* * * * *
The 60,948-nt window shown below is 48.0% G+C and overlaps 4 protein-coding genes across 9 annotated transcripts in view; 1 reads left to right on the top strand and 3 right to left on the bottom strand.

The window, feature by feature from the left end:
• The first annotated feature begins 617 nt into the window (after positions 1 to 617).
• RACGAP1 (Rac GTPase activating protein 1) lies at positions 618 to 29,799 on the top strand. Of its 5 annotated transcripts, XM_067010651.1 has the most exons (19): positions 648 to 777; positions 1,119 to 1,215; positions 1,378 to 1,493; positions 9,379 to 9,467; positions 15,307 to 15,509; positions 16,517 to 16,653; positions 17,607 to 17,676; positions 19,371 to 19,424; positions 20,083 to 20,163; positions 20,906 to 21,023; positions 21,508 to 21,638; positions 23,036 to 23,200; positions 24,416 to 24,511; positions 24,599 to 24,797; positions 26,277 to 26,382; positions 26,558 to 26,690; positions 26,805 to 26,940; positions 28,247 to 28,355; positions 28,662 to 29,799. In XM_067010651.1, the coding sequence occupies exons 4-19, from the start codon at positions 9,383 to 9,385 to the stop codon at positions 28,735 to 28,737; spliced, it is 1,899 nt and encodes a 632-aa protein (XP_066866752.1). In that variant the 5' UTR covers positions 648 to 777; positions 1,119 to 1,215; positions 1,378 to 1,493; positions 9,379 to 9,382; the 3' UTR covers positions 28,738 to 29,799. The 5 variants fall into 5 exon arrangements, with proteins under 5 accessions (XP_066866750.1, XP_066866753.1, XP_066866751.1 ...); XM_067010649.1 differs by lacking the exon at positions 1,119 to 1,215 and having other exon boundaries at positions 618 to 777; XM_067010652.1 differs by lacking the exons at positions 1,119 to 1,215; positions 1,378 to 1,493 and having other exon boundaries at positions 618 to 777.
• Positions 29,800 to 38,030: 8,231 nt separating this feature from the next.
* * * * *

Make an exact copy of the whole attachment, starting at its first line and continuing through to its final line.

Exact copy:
The 60,948-nt window shown below is 48.0% G+C and overlaps 4 protein-coding genes across 9 annotated transcripts in view; 1 reads left to right on the top strand and 3 right to left on the bottom strand.

The window, feature by feature from the left end:
• The first annotated feature begins 617 nt into the window (after positions 1 to 617).
• RACGAP1 (Rac GTPase activating protein 1) lies at positions 618 to 29,799 on the top strand. Of its 5 annotated transcripts, XM_067010651.1 has the most exons (19): positions 648 to 777; positions 1,119 to 1,215; positions 1,378 to 1,493; positions 9,379 to 9,467; positions 15,307 to 15,509; positions 16,517 to 16,653; positions 17,607 to 17,676; positions 19,371 to 19,424; positions 20,083 to 20,163; positions 20,906 to 21,023; positions 21,508 to 21,638; positions 23,036 to 23,200; positions 24,416 to 24,511; positions 24,599 to 24,797; positions 26,277 to 26,382; positions 26,558 to 26,690; positions 26,805 to 26,940; positions 28,247 to 28,355; positions 28,662 to 29,799. In XM_067010651.1, the coding sequence occupies exons 4-19, from the start codon at positions 9,383 to 9,385 to the stop codon at positions 28,735 to 28,737; spliced, it is 1,899 nt and encodes a 632-aa protein (XP_066866752.1). In that variant the 5' UTR covers positions 648 to 777; positions 1,119 to 1,215; positions 1,378 to 1,493; positions 9,379 to 9,382; the 3' UTR covers positions 28,738 to 29,799. The 5 variants fall into 5 exon arrangements, with proteins under 5 accessions (XP_066866750.1, XP_066866753.1, XP_066866751.1 ...); XM_067010649.1 differs by lacking the exon at positions 1,119 to 1,215 and having other exon boundaries at positions 618 to 777; XM_067010652.1 differs by lacking the exons at positions 1,119 to 1,215; positions 1,378 to 1,493 and having other exon boundaries at positions 618 to 777.
• Positions 29,800 to 38,030: 8,231 nt separating this feature from the next.